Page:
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Monday, 15 October, 2001, 11:12 GMT 12:12 UK
Analysis: Bosnian stability at stake
Bosnian Muslims mark the 6th anniversary of the Srebrenica massacre
Many Bosnian Muslims felt abandoned by the international community during the war
By the BBC's Alix Kroeger in Belgrade

The commander of Nato's peacekeeping forces in Bosnia-Hercegovina, Lieutenant-General John Sylvester, says there is no threat to the country from Muslim radicals.


There are mujahideen in Bosnia - no one knows exactly how many

But not everyone is convinced.

Since the attacks on the US on 11 September, attention is now focusing anew on Bosnia's possible links with Osama Bin Laden.

'Active cells'

Bosnia is one of 19 countries listed by the US State Department as having active cells of Bin Laden's al-Qaeda network.

Was Bin Laden given a Bosnian passport during the 1992-95 war? No, says Bosnia's foreign minister.

The mujahideen Zenica division
Hundreds of mujahideen fought in the Bosnian war
In any case, he adds, Bosnia has changed its passport system twice since then. A passport from 1993, say, would no longer be valid.

The government has reviewed its records on the 11,000 people naturalised as Bosnian citizens during and after the war - about 420 originally came from Islamic countries.

But some of those records may be less than complete.

Suspect arrested

On 8 October, Bosnian police arrested a man suspected of links to Bin Laden.

Bensayah Belkacem was arrested after a tip-off from US intelligence that he had made a phone call to one of Bin Laden's top aides.

Nato soldier
The S-FOR stabilisation force has arrested several suspects
Belkacem holds a Bosnian passport, but his other documents give different ages and places of birth. Some say Yemen, others Algeria.

He was arrested in the central Bosnian town of Zenica, a base for mujahideen during the war.

Several people - from Bosnia, Jordan, Egypt and Pakistan - have been detained over the past few weeks. All have been released and the foreigners deported.

There are mujahideen in Bosnia - no one knows exactly how many. Estimates range from several dozen to 400 or more.

They came from countries such as Afghanistan, Pakistan and Saudi Arabia. Most of them married Bosnian women and settled in the country after the war.

They were granted citizenship by the Muslim-dominated wartime government.

Secular society

Most Bosnian Muslims are determinedly secular.

But during the Bosnian war, when the West imposed an arms embargo, it was the Islamic countries, especially Iran, who gave the government army the guns they asked for.

Many Bosnians felt abandoned by the international community and a minority turned to radical Islam.

An investigation by the Los Angeles Times newspaper claimed that dangerous Islamic extremists travel in and out of Bosnia at will.

The article quoted a former senior US State Department official who described Bosnia as "a staging area and safe haven" for terrorists.

It documented several incidents in which foreign nationals with Bosnian passports tried to launch actions against Western targets, including US military installations in Germany and Los Angeles Airport.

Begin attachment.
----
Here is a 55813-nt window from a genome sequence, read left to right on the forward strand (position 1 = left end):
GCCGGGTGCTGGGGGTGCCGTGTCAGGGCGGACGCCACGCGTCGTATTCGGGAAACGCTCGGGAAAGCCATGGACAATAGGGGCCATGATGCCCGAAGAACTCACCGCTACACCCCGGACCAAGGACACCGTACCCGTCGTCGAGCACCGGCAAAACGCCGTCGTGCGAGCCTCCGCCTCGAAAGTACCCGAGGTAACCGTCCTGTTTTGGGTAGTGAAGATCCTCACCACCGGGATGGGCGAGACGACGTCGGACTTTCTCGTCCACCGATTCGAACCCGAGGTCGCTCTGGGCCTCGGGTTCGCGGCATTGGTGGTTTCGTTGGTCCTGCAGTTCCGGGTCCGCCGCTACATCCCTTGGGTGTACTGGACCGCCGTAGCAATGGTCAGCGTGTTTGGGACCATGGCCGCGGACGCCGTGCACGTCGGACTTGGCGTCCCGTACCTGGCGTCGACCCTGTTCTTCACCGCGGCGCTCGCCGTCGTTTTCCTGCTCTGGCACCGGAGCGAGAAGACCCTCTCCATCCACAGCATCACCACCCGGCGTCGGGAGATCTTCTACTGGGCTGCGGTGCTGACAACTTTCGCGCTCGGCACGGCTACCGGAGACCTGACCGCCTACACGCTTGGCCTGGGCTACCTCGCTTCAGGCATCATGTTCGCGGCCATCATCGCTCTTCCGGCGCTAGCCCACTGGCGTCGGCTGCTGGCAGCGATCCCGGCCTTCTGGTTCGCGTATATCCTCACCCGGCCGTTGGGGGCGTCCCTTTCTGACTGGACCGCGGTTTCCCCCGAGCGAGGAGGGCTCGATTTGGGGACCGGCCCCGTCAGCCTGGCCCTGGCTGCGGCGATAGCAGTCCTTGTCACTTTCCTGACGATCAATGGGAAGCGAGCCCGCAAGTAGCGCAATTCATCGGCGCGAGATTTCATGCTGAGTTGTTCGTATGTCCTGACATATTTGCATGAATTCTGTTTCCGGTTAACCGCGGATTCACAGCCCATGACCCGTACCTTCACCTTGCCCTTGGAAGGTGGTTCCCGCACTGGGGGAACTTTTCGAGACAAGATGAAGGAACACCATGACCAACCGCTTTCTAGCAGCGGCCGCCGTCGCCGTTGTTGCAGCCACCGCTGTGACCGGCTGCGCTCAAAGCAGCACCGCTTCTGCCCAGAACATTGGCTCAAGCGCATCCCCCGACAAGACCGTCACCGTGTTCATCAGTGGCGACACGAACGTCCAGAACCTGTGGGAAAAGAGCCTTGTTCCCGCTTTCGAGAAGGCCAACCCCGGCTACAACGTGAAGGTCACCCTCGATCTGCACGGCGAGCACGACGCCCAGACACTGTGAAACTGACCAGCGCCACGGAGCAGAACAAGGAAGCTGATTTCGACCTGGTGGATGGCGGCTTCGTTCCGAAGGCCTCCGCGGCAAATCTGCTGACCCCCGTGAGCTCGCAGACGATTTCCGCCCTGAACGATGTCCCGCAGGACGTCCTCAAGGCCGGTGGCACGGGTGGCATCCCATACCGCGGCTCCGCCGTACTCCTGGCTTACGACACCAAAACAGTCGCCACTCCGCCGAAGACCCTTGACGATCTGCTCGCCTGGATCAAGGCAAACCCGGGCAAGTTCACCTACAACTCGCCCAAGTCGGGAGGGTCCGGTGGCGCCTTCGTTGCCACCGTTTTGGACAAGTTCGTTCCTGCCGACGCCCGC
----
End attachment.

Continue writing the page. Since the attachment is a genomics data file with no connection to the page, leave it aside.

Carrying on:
And last week the chief United Nations war crimes prosecutor, Carla Del Ponte, said she had turned over information to the United States on "people who were staying in Bosnia in connection with terrorist groups."

Threat of rumours

But there is another threat to Bosnia - the possible use of allegations about terrorism both to discredit the Muslim population, and to stir up fear among Bosnian Serbs and Croats.

US warplane
The escalating conflict has renewed attention on Bosnia's possible Bin Laden links
Before and during the Bosnian war, Bosnian Serb nationalists in particular mobilised their own people to fight with scare stories about Islamic fundamentalists.

If they did not arm themselves against the Muslims, they were told, the mujahideen would slit their throats and rape Serb women.

Such rumours still hold currency today in nationalist circles.

International officials have sought to play down these fears.

"The danger of having Bosnia, with a majority Muslim population, involved in the conflict within the community of Islamic countries is overestimated," said Bosnia's chief international mediator, Wolfgang Petritsch in a recent newspaper interview.

Possible benefit

But there may be one benefit for Bosnia in all this.

Two weeks after the attacks on America, representatives from Bosnia's state government and its two ethnically based entities met in Sarajevo to discuss increasing security measures both in-country and at the borders.

It was the first such meeting since the end of the war without the presence of international officials.

It ended with unanimous agreement - another first.

It has taken the perception of an external threat to bring Bosnia's old enemies together.

See also:

08 Oct 01 | South Asia
US declares strikes 'success'
20 Sep 01 | Americas
The trail to Bin Laden
05 Oct 01 | Americas
The investigation and the evidence
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